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Prior to the passage of Senate Bill 899, both sides maintained the right to select their own QME. Inherent in the use of “battling QME’s” was also the right to decide what type of specialist a party would utilize. Where a back injury was involved, for example, a party could select from a wide range of specialists to evaluate a particular case. These might include an orthopedist, neurologist, chiropractor, pain management physician or possibly a physiatrist. A party might make this decision based on a number of factors. Regardless of the reasons why a party might choose a particular specialty, there can be no question that the right to make that choice could be strategically very important in determining the outcome of a workers’ compensation case.
It is for this reason that the WCAB is seeing litigation over the question of who maintains the right to select the specialty of the panel QME. There are numerous factors that must be considered in deciding which party gets to choose. Recently, a WCJ and subsequently a panel of commissioners with the WCAB looked at what must be included in the notices sent to the injured worker before the defendant can claim to have the right to determine the specialty of the QME.
In Loftin v. County of Sacramento, 2012 Cal. Wrk. Comp. P.D. LEXIS 245, applicant, while employed as a community services officer on August 14, 2009, sustained an industrial injury to her neck and shoulder. On August 18, 2011, defendant sent her a notice that she had received her last permanent disability payment and that “if you disagree with our decision you may” request a panel of QME’s. Applicant, who was unrepresented, did not request a panel. On October 12, 2010, the parties submitted Stipulations with Request for Award with a stipulation to 5% permanent disability based upon the evaluation of the treating physician. On October 13, 2010, the WCJ disapproved the stipulations, noting: “among other issues Dr. Robertson [the treating physician] indicates the neck is part of this injury.” On September 14, 2011, the WCJ again disapproved the settlement.
On September 19, 2011, defendant filed a Declaration of Readiness to Proceed (DOR), requesting a mandatory settlement conference (MSC) on the issues of permanent disability and apportionment. Applicant did not object to defendant’s DOR. At the MSC on October 26, 2011, the WCJ ordered applicant to obtain a QME panel, stating, “Absent a request from the employer to the injured worker to submit the form, applicant retains the right to select the specialty of the panel.” The WCJ also noted: “Defendant believes that they are entitled to pick the specialty of the panel QME. The August 18, 2011 benefit notice does not ‘request’ the employee to obtain a panel QME”.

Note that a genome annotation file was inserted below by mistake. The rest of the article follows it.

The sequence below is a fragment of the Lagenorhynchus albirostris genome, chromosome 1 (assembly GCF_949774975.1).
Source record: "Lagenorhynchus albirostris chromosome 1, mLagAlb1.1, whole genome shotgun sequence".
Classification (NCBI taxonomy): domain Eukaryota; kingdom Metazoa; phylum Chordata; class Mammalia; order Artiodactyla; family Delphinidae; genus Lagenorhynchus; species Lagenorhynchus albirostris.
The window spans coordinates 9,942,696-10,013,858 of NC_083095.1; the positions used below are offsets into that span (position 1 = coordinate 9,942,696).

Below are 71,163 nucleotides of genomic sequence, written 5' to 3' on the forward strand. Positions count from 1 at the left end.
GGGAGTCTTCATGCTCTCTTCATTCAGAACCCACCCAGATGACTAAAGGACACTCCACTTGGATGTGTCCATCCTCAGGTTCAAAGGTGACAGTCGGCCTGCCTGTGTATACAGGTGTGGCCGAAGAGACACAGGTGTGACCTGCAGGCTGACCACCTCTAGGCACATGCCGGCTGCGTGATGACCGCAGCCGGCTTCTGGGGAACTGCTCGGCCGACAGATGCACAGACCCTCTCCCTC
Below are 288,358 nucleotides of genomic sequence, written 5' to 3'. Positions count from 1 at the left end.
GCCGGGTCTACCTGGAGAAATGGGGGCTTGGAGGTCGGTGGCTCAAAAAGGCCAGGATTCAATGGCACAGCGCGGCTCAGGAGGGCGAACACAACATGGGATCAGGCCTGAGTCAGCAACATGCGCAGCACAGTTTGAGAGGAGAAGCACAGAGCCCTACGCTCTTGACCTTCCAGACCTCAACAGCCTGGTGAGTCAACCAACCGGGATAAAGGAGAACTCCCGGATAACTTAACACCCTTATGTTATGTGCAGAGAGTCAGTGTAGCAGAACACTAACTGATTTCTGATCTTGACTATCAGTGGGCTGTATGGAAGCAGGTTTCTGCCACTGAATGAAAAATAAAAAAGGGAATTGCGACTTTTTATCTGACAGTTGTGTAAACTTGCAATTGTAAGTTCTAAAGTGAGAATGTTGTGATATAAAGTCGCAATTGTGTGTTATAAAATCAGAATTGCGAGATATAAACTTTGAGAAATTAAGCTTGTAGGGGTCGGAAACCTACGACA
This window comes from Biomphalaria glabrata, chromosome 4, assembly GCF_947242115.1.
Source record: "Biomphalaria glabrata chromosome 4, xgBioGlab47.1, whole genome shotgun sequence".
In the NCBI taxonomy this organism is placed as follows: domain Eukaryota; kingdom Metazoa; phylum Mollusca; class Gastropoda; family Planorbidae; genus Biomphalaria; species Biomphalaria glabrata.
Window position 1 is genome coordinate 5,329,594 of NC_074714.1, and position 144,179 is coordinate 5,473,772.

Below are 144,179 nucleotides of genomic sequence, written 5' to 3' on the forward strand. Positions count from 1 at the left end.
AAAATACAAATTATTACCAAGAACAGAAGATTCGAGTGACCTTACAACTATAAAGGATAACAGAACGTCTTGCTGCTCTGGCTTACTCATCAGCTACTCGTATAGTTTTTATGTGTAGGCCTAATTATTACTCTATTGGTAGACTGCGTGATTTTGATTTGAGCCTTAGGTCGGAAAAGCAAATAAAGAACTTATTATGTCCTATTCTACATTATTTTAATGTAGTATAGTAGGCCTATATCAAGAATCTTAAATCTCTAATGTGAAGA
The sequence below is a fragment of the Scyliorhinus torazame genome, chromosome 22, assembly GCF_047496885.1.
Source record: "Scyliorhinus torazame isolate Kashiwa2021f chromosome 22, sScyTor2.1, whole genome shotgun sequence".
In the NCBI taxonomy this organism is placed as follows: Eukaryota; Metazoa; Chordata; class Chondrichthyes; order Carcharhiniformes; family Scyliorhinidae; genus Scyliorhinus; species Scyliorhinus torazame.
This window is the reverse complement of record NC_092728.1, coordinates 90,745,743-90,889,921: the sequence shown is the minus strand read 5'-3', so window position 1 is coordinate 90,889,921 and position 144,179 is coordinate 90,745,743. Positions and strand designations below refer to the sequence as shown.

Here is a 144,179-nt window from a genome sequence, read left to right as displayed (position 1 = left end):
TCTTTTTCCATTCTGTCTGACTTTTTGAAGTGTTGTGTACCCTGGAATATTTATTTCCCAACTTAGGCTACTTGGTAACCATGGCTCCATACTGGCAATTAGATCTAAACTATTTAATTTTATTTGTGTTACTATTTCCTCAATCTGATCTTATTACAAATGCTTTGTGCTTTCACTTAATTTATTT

Defendant filed a petition for reconsideration. On reconsideration, with regard to choice of the QME specialty, the commissioners noted that Labor Code section 4062.1(b) provides in relevant part: “However, the employer may not submit the form unless the employee has not submitted the form within 10 days after the employer has furnished the form to the employee and requested the employee to submit the form. The party submitting the request form shall designate the specialty of the physicians that will be assigned to the panel”. (Emphasis added)
The commissioners further observed that Administrative Director Rule 31(a) provides: “The panels shall be selected randomly from the appropriate specialty identified by the party who holds the legal right to designate the specialty”. In the case at hand, the commissioners found that the employer’s notice to applicant informed applicant of her option to obtain a panel of QME’s, but it did not request that she submit the form to obtain the panel. As the form did not include the required language, the commissioners found that applicant never lost the legal right to designate the specialty of the QME.
Indeed, in Loftin, there was no indication that defendant had any objection to the determinations of the treating physicians or wished to obtain a QME evaluation to contest them. Based on this, the commissioners concluded that the WCJ was correct and that defendant was not entitled to submit the QME request form or to designate the specialty of the QME panel.
This case highlights the necessity of having the required language in the benefit notices that are provided to the injured worker. Though the benefit notice here clearly advised applicant that if she objected to the defendant’s reliance on the treating physician she may request a panel, this was not adequate. The notice must do more than to merely advise the applicant of her right to request a panel. It must tell her to request one.
As the specific language of the notice that is sent to the applicant may determine who has the “legal right to designate the specialty” of the QME, defendant’s would be well advised to pay particular attention to the language that they include in this particular notice.
© Copyright 2012 LexisNexis. All rights reserved. This case summary will appear in a forthcoming issue of the California WCAB Noteworthy Panel Decisions Reporter (LexisNexis).
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